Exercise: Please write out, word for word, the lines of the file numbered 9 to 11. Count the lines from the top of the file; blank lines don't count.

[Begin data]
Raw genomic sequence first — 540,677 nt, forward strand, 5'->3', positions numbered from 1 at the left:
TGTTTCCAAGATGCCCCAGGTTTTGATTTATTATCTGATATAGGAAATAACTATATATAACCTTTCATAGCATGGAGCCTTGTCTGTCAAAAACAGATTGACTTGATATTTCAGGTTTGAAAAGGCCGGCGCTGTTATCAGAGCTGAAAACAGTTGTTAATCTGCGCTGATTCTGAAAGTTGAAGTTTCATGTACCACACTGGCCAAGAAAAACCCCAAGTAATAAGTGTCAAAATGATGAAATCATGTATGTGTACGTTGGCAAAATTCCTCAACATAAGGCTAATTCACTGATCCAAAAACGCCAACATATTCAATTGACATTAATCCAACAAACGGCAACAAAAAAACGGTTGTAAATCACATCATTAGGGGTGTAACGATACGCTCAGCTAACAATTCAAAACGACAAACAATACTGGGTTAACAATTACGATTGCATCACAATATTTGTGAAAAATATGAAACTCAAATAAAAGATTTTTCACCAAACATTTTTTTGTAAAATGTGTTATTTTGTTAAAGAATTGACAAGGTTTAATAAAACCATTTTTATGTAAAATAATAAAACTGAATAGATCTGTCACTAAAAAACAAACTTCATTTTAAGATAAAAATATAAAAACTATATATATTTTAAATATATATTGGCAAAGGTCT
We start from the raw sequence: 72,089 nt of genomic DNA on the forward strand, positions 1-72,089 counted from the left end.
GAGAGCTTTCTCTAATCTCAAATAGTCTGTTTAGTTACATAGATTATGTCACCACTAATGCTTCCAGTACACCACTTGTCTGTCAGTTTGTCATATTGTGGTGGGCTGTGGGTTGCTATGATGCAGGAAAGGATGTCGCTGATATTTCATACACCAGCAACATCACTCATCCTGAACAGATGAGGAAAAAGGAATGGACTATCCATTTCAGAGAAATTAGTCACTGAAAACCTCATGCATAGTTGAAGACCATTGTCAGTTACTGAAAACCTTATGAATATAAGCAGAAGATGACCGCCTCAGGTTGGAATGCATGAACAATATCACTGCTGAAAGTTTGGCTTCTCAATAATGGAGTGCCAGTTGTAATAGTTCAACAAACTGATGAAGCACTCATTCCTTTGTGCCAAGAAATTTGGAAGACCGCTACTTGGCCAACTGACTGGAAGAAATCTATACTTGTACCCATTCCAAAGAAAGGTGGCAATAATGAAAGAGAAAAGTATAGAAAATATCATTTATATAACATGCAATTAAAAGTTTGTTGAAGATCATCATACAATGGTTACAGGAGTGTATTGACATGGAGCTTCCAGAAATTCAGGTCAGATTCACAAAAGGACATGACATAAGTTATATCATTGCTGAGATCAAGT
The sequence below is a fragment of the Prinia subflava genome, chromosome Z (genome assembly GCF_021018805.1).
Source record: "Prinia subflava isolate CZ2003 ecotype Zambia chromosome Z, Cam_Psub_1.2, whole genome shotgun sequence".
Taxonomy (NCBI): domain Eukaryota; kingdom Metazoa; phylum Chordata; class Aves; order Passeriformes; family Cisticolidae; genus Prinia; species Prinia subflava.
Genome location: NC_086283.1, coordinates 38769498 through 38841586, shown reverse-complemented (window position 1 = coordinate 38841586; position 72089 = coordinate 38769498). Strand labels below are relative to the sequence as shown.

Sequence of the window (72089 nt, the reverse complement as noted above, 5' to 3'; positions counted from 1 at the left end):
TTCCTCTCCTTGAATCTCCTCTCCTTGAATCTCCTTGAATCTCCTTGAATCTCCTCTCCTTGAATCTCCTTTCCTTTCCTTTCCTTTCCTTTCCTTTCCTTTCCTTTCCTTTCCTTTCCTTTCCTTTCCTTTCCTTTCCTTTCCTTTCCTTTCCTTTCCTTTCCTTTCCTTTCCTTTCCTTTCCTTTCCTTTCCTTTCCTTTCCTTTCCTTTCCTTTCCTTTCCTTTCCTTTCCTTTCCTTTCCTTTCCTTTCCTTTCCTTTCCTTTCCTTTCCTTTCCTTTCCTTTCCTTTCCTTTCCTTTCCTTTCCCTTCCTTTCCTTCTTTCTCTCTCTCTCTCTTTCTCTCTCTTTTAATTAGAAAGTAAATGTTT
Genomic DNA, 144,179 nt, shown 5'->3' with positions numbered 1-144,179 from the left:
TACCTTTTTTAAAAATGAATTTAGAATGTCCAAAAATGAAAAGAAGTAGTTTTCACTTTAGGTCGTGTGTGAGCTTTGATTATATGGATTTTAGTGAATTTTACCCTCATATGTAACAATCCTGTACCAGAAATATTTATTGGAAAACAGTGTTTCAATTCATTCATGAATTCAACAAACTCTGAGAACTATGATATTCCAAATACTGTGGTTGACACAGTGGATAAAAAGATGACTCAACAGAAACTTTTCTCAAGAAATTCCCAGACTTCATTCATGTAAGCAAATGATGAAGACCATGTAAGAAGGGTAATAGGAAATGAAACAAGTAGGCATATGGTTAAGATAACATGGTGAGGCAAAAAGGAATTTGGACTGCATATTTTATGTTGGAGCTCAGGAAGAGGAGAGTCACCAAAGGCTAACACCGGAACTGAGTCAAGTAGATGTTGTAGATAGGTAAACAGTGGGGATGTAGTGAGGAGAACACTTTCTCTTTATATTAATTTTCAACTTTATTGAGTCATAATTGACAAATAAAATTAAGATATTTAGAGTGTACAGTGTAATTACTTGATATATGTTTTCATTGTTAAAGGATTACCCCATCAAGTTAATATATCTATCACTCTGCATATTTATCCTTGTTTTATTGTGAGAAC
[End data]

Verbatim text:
Sequence of the window (72089 nt, the reverse complement as noted above, 5' to 3'; positions counted from 1 at the left end):
TTCCTCTCCTTGAATCTCCTCTCCTTGAATCTCCTTGAATCTCCTTGAATCTCCTCTCCTTGAATCTCCTTTCCTTTCCTTTCCTTTCCTTTCCTTTCCTTTCCTTTCCTTTCCTTTCCTTTCCTTTCCTTTCCTTTCCTTTCCTTTCCTTTCCTTTCCTTTCCTTTCCTTTCCTTTCCTTTCCTTTCCTTTCCTTTCCTTTCCTTTCCTTTCCTTTCCTTTCCTTTCCTTTCCTTTCCTTTCCTTTCCTTTCCTTTCCTTTCCTTTCCTTTCCTTTCCTTTCCTTTCCTTTCCTTTCCTTTCCTTTCCCTTCCTTTCCTTCTTTCTCTCTCTCTCTCTTTCTCTCTCTTTTAATTAGAAAGTAAATGTTT
Genomic DNA, 144,179 nt, shown 5'->3' with positions numbered 1-144,179 from the left: